The Nandir Dance originates from Taro Village, just north of Ubud. I hadn’t heard of it until someone mentioned that it was performed as a reconstructed ancient dance at the Bali Arts Festival 2016. It wasn’t until I was working in Taro, documenting an event, when I stumbled upon a group of dancers wearing bright costumes getting ready to perform. The sounds of the Nandir Dance were foreign to my ears, but the harmony of the gamelan (Bali’s traditional orchestra) and the dance routines captured my heart instantly.
Photo By Kartika D Suardana
The dancers and the gamelan musicians were about to begin performing at the outer court of Gunung Raung Temple, one of the most sacred areas of the village. When the musicians started to beat their instruments, the music and the scene suddenly transported me to Bali’s past, an experience that has been described and written about by great writers in several books about Bali Kuno (Old & Ancient Bali) and about how Balinese Dance was performed in the era of kingdoms.
I was intrigued to gather more information about the dance. A friendly approach to one of the musicians developed into a conversation on how I knew that the dance that was performed was the Nandir Dance. He told me that the dance was passed down from their ancestors and it has been performed in the village as part of sacred rituals.
The late Ketut Cemil, a gentleman from the Taro Village is known as the Nandir Dance specialist. He started dancing at the tender age of five, and during his lifetime he performed in many places. In 1992, he performed in Paris and received an award from the Embassy of the Republic of Indonesia in France for his efforts in introducing Indonesia’s art and culture, and also for his passionate and lifelong dedication towards Balinese dance.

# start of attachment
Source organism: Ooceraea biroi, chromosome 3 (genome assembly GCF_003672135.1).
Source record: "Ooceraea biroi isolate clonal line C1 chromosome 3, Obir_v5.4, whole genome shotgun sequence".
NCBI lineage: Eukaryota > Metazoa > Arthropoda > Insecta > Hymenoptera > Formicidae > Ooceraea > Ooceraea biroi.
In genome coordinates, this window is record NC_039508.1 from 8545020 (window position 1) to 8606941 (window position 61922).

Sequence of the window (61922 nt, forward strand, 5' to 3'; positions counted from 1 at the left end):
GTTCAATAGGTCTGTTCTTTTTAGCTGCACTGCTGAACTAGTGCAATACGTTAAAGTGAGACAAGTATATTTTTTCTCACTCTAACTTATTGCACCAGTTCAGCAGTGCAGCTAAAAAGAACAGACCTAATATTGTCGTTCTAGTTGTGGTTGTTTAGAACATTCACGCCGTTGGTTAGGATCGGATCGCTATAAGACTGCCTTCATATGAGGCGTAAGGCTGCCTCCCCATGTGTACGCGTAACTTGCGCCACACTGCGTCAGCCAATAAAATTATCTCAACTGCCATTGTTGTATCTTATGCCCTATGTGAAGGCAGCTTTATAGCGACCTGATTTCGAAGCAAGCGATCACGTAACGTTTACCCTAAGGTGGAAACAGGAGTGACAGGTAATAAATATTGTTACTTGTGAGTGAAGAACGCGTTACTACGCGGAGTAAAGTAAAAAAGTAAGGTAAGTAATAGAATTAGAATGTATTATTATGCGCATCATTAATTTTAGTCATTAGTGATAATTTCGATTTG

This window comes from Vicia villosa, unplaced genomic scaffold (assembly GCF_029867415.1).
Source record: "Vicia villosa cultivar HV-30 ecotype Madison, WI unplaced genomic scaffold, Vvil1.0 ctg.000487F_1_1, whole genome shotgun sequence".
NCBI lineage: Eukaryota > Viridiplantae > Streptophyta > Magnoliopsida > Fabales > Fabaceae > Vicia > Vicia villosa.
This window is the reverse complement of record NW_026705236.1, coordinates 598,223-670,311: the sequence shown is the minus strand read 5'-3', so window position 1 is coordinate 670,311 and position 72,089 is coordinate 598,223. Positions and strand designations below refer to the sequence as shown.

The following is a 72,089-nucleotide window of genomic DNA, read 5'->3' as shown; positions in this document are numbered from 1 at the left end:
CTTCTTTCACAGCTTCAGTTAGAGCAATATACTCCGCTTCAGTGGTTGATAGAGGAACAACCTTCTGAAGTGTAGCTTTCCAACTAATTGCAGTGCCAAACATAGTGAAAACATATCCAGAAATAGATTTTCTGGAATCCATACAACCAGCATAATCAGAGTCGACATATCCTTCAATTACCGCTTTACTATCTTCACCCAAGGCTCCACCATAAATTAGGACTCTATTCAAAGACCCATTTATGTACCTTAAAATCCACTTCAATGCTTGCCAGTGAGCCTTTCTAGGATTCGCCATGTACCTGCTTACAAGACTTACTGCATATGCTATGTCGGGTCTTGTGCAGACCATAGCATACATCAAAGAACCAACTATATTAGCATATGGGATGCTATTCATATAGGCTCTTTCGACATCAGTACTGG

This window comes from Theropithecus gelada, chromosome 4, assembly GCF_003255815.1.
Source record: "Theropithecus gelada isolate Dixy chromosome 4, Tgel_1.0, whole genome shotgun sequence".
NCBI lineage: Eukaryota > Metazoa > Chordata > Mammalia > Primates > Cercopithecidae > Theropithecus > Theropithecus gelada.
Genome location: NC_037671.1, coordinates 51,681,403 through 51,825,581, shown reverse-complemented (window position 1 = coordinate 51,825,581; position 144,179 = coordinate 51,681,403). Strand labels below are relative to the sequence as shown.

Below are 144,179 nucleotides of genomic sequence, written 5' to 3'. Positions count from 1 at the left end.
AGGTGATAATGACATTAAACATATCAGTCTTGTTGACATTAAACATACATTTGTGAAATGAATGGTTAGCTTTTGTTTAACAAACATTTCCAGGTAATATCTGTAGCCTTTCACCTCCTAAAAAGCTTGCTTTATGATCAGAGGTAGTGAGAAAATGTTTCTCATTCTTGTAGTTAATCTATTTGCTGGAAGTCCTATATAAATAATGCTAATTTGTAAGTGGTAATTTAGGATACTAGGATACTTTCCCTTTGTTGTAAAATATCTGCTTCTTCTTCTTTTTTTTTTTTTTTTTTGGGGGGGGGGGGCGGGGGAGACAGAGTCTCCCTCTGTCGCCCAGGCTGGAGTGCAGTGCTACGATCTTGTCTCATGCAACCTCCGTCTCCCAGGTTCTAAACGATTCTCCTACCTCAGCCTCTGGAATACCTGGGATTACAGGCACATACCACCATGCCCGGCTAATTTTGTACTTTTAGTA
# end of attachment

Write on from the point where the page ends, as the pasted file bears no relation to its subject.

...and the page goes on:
Photo By Kartika D Suardana
While the music slowly infused the setting with joyful feelings and calmness, the dancers were moving dynamically. A group of beautiful teens dressed in two types of costume presented the two genders, female and male. Some dancers presenting female characters had scarfs flowing down from their waist to the knees, as if they had wings. The attractive dance portrays a lovely interaction between butterflies searching for love.
The flirty routines of the male butterflies performed by the dancers countered the graceful but inviting routines displayed by female characters. Meanwhile the music’s rhythm and harmony seemed to be composed to invigorate playfulness yet also a romantic feeling.
At first, for those who have seen many Balinese dances would feel that this dance is similar to others, such as Oleg Tambulilingan or Kupu-Kupu Tarum, however from the full performance one can see the uniqueness of Nandir Dance. There are some routines that differentiate this dance from others even though they all tell similar love stories and are also inspired by nature’s beauty.
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Kartika D. Suardana
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